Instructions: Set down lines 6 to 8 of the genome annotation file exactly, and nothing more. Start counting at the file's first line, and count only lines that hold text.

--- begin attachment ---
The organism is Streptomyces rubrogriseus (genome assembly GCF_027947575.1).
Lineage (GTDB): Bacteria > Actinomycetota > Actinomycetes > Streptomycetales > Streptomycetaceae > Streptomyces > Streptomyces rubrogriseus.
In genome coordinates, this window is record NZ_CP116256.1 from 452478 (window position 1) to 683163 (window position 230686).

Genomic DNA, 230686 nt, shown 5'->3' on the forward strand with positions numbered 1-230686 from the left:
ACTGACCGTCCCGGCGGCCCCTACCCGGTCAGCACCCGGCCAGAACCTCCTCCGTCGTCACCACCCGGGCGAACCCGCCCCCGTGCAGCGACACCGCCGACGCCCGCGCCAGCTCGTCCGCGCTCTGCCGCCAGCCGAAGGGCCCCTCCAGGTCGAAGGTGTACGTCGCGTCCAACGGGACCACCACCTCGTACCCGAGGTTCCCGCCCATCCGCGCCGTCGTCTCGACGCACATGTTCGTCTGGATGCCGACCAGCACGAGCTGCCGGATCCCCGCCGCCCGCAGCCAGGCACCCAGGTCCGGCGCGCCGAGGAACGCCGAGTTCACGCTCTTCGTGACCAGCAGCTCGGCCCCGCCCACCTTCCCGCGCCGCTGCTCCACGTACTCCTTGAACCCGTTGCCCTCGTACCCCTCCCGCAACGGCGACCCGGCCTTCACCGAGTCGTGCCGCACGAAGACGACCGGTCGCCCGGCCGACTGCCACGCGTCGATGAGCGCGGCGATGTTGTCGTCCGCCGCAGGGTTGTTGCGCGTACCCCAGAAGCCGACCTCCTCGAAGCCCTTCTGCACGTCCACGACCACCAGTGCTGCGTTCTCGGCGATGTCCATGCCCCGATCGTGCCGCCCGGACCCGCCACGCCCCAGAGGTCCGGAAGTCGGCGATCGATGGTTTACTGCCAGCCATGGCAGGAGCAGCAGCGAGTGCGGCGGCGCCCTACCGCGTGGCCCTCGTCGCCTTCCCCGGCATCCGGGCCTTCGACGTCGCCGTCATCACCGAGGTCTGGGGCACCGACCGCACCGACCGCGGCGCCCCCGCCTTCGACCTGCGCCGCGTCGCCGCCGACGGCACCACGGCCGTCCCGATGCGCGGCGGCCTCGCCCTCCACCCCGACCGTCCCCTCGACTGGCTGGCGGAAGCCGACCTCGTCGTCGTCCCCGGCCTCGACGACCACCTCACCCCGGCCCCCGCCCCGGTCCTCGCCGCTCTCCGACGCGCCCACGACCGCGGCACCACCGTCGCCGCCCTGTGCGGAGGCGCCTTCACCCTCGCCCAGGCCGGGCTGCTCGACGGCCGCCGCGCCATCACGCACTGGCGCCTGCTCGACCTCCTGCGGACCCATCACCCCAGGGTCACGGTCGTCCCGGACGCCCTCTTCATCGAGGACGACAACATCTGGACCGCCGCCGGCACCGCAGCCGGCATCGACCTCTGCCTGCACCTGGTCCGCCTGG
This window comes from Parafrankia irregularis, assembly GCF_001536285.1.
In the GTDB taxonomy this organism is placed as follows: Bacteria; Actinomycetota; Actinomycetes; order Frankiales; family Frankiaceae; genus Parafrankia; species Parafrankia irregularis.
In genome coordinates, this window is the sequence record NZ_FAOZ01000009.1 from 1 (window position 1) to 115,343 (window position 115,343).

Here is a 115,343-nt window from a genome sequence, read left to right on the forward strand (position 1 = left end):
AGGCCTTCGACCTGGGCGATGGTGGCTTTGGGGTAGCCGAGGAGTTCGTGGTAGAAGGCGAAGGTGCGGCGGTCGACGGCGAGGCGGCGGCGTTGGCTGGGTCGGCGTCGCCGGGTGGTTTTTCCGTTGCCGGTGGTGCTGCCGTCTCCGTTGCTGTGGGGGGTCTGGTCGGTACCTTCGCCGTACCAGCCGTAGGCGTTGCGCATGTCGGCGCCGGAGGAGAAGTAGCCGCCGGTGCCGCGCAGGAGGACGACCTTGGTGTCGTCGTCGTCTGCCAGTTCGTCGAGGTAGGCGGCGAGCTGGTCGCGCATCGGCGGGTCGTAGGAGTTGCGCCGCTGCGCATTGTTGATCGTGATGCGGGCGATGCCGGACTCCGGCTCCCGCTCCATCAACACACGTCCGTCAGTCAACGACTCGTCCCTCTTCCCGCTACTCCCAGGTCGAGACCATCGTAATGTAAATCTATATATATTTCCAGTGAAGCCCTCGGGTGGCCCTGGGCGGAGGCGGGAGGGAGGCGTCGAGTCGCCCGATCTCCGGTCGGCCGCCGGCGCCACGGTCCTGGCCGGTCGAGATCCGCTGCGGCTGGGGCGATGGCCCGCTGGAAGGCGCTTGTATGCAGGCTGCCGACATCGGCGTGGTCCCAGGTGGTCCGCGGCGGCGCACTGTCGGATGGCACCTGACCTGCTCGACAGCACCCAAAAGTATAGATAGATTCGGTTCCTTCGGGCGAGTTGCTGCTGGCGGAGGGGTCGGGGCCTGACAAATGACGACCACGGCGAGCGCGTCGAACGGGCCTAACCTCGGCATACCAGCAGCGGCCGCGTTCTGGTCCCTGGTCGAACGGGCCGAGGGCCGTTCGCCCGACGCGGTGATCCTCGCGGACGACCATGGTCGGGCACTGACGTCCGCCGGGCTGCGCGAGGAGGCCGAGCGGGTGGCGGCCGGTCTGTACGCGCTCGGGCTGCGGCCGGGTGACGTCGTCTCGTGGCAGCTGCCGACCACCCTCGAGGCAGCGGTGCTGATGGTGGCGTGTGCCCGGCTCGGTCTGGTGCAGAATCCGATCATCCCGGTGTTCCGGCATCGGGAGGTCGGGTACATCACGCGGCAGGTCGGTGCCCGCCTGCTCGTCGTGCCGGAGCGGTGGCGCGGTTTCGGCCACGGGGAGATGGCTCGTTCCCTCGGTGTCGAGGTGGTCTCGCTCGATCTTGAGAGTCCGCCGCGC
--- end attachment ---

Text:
This window comes from Parafrankia irregularis, assembly GCF_001536285.1.
In the GTDB taxonomy this organism is placed as follows: Bacteria; Actinomycetota; Actinomycetes; order Frankiales; family Frankiaceae; genus Parafrankia; species Parafrankia irregularis.
In genome coordinates, this window is the sequence record NZ_FAOZ01000009.1 from 1 (window position 1) to 115,343 (window position 115,343).